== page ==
Published: 2021-11-24

Perceptions of caregivers on immunization in Ntungamo district, Uganda

Byamukama Topher, Keraka M. Margaret, Gitonga Eliphas


Background: Immunization is one of the most cost-effective public health interventions to reduce child mortality and morbidity associated with infectious diseases. The objective of this study was to determine the perceptions of caregivers on immunization in Ntungamo district.

Methods: Quasi-experimental study was used with health centres assigned to intervention and control groups. Purposive sampling was used to select the two counties where the study was done. Proportional sampling was done to get study samples from each health facility, while systematic sampling was done to get study participants. A total of 787 children from twelve health facilities provided the study sample. A post intervention evaluation was conducted to determine the effect of these interventions. Association of variables was tested using Mann Whitney U-test and Chi-square.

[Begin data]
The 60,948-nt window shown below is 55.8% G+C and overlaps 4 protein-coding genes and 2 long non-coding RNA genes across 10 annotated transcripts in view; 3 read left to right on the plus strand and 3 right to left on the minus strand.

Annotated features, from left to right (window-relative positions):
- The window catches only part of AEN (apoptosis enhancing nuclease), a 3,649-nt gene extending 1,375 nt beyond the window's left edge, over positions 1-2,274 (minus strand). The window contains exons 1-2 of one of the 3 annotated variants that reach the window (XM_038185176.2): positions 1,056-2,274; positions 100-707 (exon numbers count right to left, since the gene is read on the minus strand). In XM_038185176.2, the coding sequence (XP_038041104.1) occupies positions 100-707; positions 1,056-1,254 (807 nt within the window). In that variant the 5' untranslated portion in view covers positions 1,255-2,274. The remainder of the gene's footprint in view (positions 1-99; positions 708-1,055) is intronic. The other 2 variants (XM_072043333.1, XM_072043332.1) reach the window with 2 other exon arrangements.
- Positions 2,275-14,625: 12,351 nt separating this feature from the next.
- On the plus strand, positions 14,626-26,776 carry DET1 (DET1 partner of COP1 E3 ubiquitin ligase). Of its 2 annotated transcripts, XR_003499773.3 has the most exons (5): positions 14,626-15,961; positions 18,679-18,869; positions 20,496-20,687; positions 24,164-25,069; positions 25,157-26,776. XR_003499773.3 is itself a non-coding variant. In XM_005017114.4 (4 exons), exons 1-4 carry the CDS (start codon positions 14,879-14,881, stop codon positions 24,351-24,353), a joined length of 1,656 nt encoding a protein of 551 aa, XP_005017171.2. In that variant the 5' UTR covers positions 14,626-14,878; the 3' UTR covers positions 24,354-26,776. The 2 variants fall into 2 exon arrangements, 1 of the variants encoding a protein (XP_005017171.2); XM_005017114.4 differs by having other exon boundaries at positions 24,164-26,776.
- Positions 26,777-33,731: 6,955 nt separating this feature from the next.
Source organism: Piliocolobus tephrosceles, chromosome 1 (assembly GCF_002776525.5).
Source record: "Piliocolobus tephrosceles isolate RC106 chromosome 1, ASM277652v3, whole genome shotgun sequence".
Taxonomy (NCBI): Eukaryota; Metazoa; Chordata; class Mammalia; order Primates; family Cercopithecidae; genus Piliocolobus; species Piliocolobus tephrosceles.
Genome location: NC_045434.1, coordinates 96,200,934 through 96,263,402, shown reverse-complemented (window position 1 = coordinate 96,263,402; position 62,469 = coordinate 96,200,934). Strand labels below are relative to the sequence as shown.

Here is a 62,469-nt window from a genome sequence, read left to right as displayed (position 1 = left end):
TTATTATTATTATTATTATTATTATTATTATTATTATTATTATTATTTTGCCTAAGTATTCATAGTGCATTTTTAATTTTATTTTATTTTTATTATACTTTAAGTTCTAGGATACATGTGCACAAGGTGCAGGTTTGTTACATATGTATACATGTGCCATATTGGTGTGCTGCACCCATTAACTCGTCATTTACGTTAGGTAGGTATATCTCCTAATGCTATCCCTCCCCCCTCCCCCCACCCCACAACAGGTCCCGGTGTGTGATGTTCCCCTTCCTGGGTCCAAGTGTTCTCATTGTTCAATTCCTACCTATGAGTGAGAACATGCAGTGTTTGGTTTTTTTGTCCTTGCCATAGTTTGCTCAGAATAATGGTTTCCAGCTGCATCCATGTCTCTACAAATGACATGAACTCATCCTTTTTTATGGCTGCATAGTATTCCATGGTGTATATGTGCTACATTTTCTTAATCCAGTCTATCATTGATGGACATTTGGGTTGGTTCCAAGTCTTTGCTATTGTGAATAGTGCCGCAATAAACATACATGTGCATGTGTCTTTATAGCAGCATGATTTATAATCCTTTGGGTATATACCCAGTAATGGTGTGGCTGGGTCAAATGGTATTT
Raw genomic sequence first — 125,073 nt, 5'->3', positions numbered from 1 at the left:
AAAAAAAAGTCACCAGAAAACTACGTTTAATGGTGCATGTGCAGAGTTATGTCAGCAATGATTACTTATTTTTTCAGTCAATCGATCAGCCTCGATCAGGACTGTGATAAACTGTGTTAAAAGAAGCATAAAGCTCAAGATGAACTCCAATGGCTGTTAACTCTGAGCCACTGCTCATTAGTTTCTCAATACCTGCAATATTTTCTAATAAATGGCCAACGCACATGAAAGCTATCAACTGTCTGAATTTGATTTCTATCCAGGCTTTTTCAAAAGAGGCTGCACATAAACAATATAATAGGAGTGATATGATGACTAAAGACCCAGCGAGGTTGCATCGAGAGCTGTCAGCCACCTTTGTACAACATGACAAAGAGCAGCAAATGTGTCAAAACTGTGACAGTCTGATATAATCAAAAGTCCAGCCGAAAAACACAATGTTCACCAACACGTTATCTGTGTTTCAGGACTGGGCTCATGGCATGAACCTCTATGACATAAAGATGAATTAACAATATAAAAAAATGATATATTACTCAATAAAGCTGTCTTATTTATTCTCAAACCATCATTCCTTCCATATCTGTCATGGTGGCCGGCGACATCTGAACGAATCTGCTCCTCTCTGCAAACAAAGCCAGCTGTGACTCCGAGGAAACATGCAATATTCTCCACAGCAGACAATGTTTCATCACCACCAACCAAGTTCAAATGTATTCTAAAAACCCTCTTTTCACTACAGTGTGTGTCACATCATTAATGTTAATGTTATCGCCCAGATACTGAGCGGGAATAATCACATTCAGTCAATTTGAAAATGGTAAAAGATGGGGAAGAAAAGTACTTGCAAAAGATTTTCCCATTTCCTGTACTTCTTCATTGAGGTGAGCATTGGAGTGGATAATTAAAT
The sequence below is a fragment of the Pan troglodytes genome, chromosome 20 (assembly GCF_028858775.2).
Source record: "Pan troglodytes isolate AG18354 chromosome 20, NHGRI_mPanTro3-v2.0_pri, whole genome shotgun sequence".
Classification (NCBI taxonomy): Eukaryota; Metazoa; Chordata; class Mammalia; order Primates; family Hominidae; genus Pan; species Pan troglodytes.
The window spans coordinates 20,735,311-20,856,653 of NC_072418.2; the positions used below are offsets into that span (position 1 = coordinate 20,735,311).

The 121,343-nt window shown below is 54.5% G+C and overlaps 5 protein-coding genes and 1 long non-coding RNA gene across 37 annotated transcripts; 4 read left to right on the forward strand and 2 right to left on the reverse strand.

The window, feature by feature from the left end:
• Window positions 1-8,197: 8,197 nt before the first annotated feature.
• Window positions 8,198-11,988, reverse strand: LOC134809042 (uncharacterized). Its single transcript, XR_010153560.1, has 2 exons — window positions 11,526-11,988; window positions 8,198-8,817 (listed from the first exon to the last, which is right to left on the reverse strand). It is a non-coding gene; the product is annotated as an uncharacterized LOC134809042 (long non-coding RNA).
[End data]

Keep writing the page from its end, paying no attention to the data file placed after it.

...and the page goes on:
Results: On benefits, most caregivers in the intervention group (85.3%) and in the control group (54.3%) regarded immunization as very highly and moderately beneficial to their children respectively. On risks, most caregivers in the intervention group (85.5%) and control group (43.1%) regarded the risk factor associated with immunization as very low and moderate respectively. From hypothesis testing, there was a significant difference on the perceived benefits and risks of immunization between the intervention and control group.

Conclusions: Most caregivers in the intervention and control group regarded immunization as very highly beneficial and moderately to their children respectively. Most of the caregivers in the intervention and control group regarded the risk factor associated with immunization as very low and moderate respectively.



Perceptions, Immunization, Intervention, Caregivers

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